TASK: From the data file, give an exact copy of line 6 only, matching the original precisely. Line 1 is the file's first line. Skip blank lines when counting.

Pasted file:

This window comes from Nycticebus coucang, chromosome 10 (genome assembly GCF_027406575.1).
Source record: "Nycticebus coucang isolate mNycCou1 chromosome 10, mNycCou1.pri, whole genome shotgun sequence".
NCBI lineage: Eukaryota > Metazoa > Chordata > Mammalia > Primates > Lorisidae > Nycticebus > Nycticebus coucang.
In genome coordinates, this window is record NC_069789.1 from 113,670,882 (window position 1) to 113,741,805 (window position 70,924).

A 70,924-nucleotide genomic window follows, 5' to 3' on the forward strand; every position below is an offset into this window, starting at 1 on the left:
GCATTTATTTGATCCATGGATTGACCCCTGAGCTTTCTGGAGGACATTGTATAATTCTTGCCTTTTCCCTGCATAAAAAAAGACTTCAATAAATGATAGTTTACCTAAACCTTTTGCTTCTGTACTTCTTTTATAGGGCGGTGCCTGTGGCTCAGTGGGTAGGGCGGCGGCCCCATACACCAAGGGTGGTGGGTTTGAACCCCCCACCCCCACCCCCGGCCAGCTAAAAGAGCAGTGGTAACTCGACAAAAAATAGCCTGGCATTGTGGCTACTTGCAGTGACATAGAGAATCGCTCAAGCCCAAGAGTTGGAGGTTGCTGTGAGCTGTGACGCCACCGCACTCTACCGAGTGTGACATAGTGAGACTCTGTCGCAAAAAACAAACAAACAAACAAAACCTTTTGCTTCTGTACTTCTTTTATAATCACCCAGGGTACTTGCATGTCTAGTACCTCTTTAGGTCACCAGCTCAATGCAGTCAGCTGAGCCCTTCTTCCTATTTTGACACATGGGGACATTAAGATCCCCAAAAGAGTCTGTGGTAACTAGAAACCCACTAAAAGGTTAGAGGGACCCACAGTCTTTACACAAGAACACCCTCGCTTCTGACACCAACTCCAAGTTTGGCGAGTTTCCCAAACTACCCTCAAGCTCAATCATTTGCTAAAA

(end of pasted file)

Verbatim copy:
GCATTTATTTGATCCATGGATTGACCCCTGAGCTTTCTGGAGGACATTGTATAATTCTTGCCTTTTCCCTGCATAAAAAAAGACTTCAATAAATGATAGTTTACCTAAACCTTTTGCTTCTGTACTTCTTTTATAGGGCGGTGCCTGTGGCTCAGTGGGTAGGGCGGCGGCCCCATACACCAAGGGTGGTGGGTTTGAACCCCCCACCCCCACCCCCGGCCAGCTAAAAGAGCAGTGGTAACTCGACAAAAAATAGCCTGGCATTGTGGCTACTTGCAGTGACATAGAGAATCGCTCAAGCCCAAGAGTTGGAGGTTGCTGTGAGCTGTGACGCCACCGCACTCTACCGAGTGTGACATAGTGAGACTCTGTCGCAAAAAACAAACAAACAAACAAAACCTTTTGCTTCTGTACTTCTTTTATAATCACCCAGGGTACTTGCATGTCTAGTACCTCTTTAGGTCACCAGCTCAATGCAGTCAGCTGAGCCCTTCTTCCTATTTTGACACATGGGGACATTAAGATCCCCAAAAGAGTCTGTGGTAACTAGAAACCCACTAAAAGGTTAGAGGGACCCACAGTCTTTACACAAGAACACCCTCGCTTCTGACACCAACTCCAAGTTTGGCGAGTTTCCCAAACTACCCTCAAGCTCAATCATTTGCTAAAA